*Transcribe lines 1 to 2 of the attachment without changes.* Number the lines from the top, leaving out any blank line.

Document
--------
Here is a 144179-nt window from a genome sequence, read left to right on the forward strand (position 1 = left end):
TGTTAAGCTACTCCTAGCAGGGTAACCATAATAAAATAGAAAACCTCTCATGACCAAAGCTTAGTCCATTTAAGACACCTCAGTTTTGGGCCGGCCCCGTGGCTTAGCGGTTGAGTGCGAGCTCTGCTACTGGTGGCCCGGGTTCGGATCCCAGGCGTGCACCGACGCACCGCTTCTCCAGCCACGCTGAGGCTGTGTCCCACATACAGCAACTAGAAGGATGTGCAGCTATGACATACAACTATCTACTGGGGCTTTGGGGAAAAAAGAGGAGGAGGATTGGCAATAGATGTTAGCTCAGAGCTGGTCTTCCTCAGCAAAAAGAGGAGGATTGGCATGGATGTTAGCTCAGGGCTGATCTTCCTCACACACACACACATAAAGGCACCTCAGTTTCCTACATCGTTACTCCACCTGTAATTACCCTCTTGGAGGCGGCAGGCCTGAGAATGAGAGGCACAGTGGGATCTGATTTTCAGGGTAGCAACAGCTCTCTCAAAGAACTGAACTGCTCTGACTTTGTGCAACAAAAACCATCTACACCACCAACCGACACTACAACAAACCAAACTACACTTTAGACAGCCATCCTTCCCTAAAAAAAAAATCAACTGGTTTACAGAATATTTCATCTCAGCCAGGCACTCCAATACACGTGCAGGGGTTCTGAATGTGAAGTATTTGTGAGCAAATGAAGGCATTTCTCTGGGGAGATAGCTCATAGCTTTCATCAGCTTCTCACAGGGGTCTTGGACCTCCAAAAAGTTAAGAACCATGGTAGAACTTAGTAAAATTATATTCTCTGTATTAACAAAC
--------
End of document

Here is a 144179-nt window from a genome sequence, read left to right on the forward strand (position 1 = left end):
TGTTAAGCTACTCCTAGCAGGGTAACCATAATAAAATAGAAAACCTCTCATGACCAAAGCTTAGTCCATTTAAGACACCTCAGTTTTGGGCCGGCCCCGTGGCTTAGCGGTTGAGTGCGAGCTCTGCTACTGGTGGCCCGGGTTCGGATCCCAGGCGTGCACCGACGCACCGCTTCTCCAGCCACGCTGAGGCTGTGTCCCACATACAGCAACTAGAAGGATGTGCAGCTATGACATACAACTATCTACTGGGGCTTTGGGGAAAAAAGAGGAGGAGGATTGGCAATAGATGTTAGCTCAGAGCTGGTCTTCCTCAGCAAAAAGAGGAGGATTGGCATGGATGTTAGCTCAGGGCTGATCTTCCTCACACACACACACATAAAGGCACCTCAGTTTCCTACATCGTTACTCCACCTGTAATTACCCTCTTGGAGGCGGCAGGCCTGAGAATGAGAGGCACAGTGGGATCTGATTTTCAGGGTAGCAACAGCTCTCTCAAAGAACTGAACTGCTCTGACTTTGTGCAACAAAAACCATCTACACCACCAACCGACACTACAACAAACCAAACTACACTTTAGACAGCCATCCTTCCCTAAAAAAAAAATCAACTGGTTTACAGAATATTTCATCTCAGCCAGGCACTCCAATACACGTGCAGGGGTTCTGAATGTGAAGTATTTGTGAGCAAATGAAGGCATTTCTCTGGGGAGATAGCTCATAGCTTTCATCAGCTTCTCACAGGGGTCTTGGACCTCCAAAAAGTTAAGAACCATGGTAGAACTTAGTAAAATTATATTCTCTGTATTAACAAAC